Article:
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Is Global Warming the Left's Version of Rapture?

4:41 PM, Apr 12, 2008 • By MICHAEL GOLDFARB
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Last night's episode of Bill Maher's Real Time featured evangelical atheist Richard Dawkins (the very poor man's version of Christopher Hitchens), explaining why scientists can't be certain of much of anything:

I think any scientist would be unwise to commit himself to saying there definitely is not anything. I mean, I can't definitely commit myself to saying there are no fairies. I'm pretty sure there are no fairies. [laughter] But, I think it would be unscientific to do what the extreme religious people do and say, "I know there is a god."

It's an interesting contrast to comments by NASA scientist James Hansen earlier this week complaining about a high school textbook that didn't portray global warming as a fact rather than a theory:

IHansen has sent Houghton Mifflin a letter stating that the book's discussion on global warming contained "a large number of clearly erroneous statements" that give students "the mistaken impression that the scientific evidence of global warming is doubtful and uncertain."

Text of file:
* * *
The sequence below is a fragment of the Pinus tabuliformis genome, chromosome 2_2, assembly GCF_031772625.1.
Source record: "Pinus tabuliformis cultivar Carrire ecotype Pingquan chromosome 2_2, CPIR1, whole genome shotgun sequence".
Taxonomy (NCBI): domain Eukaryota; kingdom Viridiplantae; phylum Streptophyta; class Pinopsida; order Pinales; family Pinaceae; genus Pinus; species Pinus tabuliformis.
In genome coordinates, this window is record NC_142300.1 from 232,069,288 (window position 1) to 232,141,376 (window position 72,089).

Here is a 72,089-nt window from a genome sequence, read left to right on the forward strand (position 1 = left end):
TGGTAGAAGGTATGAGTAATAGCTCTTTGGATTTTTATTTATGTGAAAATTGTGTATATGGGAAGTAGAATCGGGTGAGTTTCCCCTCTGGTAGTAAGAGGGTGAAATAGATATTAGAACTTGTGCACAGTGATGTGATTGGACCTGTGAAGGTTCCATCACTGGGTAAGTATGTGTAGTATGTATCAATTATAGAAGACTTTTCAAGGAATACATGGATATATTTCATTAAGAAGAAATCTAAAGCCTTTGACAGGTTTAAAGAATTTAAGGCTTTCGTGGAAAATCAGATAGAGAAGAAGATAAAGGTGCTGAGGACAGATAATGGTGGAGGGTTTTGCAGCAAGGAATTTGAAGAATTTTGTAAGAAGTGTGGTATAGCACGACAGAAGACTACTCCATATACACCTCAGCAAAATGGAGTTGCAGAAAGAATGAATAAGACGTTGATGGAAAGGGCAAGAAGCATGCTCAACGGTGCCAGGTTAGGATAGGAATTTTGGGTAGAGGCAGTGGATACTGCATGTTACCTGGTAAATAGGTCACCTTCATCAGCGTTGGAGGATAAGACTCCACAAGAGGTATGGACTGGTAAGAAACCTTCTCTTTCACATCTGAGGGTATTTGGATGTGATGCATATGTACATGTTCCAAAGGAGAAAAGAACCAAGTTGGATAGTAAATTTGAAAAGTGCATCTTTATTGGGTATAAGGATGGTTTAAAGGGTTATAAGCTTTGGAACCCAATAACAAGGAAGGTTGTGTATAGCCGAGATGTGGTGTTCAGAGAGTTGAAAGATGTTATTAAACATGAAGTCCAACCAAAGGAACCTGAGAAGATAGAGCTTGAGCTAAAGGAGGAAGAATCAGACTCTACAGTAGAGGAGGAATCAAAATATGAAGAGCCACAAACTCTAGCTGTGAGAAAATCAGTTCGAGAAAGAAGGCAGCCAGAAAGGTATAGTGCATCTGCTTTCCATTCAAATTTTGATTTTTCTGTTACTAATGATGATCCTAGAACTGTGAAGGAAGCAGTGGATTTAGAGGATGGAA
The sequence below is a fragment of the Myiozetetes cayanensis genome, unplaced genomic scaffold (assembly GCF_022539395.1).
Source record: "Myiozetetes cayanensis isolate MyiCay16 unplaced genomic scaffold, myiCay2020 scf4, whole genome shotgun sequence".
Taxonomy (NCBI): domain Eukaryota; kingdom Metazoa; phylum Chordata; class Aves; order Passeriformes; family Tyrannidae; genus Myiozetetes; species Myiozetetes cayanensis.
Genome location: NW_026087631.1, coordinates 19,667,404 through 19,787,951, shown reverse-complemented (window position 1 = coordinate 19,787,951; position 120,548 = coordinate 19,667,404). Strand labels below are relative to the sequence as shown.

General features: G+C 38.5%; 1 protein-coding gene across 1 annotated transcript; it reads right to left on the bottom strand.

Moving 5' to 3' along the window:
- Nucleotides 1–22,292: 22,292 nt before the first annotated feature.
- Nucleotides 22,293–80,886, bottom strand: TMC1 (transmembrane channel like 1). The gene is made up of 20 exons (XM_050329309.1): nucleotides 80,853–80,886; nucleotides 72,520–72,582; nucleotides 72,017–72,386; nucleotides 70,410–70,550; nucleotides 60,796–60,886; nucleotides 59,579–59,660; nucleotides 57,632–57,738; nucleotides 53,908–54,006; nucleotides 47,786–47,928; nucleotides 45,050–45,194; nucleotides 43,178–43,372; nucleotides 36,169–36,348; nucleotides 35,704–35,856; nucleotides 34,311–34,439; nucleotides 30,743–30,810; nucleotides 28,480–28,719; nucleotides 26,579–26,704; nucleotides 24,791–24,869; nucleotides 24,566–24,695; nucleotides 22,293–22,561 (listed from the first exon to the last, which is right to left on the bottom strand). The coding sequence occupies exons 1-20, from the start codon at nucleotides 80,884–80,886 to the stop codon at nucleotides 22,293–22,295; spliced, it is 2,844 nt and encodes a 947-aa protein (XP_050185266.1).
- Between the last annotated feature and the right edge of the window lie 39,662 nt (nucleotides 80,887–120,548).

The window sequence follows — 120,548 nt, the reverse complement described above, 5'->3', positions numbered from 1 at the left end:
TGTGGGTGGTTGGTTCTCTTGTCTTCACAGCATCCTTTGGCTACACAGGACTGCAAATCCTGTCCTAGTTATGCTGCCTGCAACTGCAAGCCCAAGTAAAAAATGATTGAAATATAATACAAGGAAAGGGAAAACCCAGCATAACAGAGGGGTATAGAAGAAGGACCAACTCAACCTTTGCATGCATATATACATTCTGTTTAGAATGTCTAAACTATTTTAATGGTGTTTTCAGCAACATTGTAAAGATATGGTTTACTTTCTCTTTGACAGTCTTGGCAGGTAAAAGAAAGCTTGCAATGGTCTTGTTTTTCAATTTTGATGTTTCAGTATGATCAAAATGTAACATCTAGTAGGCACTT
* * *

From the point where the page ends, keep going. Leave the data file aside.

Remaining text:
So Hansen is certain that global warming is real and the greenhouse gases are the cause. As are Bill Maher, Barack Obama, Al Gore, and every other luminary of the left. Immediately following his interview with Dawkins last night, Maher proceeded to mock Christians for their skepticism of global warming (or indifference, as he would have it), explaining it as a result of their belief in the Rapture. But hasn't the left embraced global warming as their own version of the Rapture? They do not harbor any doubt, but believe with the fervor of religious conviction that the end of civilization will come as a result of consumerism. And they seem completely unaware that in believing this, they have shed the very skepticism that is supposed to define the secular left.

Also notable from last night's show was Richard Clarke claiming of Bill Clinton, "He doesn't make mistakes." Right.